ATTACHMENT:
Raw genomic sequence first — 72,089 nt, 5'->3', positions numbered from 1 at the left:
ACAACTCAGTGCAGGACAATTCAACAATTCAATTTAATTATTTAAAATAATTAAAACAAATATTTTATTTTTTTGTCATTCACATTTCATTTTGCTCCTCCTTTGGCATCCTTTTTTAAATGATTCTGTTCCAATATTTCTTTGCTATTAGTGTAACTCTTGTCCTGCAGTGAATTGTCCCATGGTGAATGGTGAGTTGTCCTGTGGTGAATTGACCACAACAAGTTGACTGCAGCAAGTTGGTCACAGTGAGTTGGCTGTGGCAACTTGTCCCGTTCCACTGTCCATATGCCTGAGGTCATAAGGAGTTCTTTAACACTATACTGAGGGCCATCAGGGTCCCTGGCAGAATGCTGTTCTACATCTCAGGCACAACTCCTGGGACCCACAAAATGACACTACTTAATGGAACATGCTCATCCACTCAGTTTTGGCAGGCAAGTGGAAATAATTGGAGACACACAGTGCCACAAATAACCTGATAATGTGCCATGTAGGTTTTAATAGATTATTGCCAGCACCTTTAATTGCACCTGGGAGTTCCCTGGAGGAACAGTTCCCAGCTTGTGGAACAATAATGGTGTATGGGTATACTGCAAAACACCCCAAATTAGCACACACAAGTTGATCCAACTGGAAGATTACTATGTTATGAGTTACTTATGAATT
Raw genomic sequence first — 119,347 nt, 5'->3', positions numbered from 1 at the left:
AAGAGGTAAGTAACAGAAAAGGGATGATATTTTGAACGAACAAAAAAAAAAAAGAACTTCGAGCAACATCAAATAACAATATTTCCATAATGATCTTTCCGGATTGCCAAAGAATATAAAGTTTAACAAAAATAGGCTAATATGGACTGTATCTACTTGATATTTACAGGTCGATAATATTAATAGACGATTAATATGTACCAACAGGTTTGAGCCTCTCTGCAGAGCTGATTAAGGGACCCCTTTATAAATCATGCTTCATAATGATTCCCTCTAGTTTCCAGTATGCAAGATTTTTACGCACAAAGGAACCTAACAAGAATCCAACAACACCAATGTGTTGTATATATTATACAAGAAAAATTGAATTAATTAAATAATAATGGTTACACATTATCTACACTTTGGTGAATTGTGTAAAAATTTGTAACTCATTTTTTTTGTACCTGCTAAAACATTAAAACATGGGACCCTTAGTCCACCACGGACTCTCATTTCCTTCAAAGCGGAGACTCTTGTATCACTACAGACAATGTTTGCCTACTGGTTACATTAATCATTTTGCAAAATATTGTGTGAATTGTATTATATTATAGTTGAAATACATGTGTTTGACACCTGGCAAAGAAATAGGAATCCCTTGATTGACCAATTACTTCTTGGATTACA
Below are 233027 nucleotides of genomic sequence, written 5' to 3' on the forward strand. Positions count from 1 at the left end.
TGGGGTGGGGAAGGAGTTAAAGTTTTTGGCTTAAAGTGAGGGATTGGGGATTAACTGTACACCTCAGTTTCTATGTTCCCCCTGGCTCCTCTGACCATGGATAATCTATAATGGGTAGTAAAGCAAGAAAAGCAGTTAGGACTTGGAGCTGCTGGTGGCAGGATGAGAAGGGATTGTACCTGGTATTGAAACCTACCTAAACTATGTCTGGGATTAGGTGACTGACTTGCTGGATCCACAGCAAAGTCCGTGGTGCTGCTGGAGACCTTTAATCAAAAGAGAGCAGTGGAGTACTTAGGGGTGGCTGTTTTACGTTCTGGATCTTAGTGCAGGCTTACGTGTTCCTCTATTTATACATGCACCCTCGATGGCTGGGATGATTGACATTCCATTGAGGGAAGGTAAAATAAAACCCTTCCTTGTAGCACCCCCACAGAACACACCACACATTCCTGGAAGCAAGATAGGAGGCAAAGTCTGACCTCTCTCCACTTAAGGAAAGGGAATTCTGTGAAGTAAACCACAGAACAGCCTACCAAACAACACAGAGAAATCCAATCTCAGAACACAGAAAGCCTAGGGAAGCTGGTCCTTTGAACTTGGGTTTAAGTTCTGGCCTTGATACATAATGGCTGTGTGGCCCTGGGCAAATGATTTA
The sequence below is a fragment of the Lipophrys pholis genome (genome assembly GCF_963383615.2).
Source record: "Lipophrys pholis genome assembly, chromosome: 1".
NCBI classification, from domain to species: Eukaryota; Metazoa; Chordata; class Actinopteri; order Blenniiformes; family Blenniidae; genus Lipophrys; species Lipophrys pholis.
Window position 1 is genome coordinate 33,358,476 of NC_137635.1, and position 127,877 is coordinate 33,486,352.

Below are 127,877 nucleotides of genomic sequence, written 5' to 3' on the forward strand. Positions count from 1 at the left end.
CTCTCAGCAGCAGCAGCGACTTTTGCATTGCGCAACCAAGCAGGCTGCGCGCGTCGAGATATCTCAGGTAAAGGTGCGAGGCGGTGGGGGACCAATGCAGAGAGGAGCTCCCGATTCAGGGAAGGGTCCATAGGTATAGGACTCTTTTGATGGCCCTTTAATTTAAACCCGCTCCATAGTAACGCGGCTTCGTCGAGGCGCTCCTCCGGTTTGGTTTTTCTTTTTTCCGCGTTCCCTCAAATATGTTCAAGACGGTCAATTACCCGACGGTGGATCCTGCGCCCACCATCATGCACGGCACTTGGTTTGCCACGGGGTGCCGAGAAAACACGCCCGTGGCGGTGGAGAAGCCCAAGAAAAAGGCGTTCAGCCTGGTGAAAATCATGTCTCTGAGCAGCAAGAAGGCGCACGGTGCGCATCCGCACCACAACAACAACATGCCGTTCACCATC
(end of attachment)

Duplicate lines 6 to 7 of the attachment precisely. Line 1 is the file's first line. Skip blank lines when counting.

TGGGGTGGGGAAGGAGTTAAAGTTTTTGGCTTAAAGTGAGGGATTGGGGATTAACTGTACACCTCAGTTTCTATGTTCCCCCTGGCTCCTCTGACCATGGATAATCTATAATGGGTAGTAAAGCAAGAAAAGCAGTTAGGACTTGGAGCTGCTGGTGGCAGGATGAGAAGGGATTGTACCTGGTATTGAAACCTACCTAAACTATGTCTGGGATTAGGTGACTGACTTGCTGGATCCACAGCAAAGTCCGTGGTGCTGCTGGAGACCTTTAATCAAAAGAGAGCAGTGGAGTACTTAGGGGTGGCTGTTTTACGTTCTGGATCTTAGTGCAGGCTTACGTGTTCCTCTATTTATACATGCACCCTCGATGGCTGGGATGATTGACATTCCATTGAGGGAAGGTAAAATAAAACCCTTCCTTGTAGCACCCCCACAGAACACACCACACATTCCTGGAAGCAAGATAGGAGGCAAAGTCTGACCTCTCTCCACTTAAGGAAAGGGAATTCTGTGAAGTAAACCACAGAACAGCCTACCAAACAACACAGAGAAATCCAATCTCAGAACACAGAAAGCCTAGGGAAGCTGGTCCTTTGAACTTGGGTTTAAGTTCTGGCCTTGATACATAATGGCTGTGTGGCCCTGGGCAAATGATTTA
The sequence below is a fragment of the Lipophrys pholis genome (genome assembly GCF_963383615.2).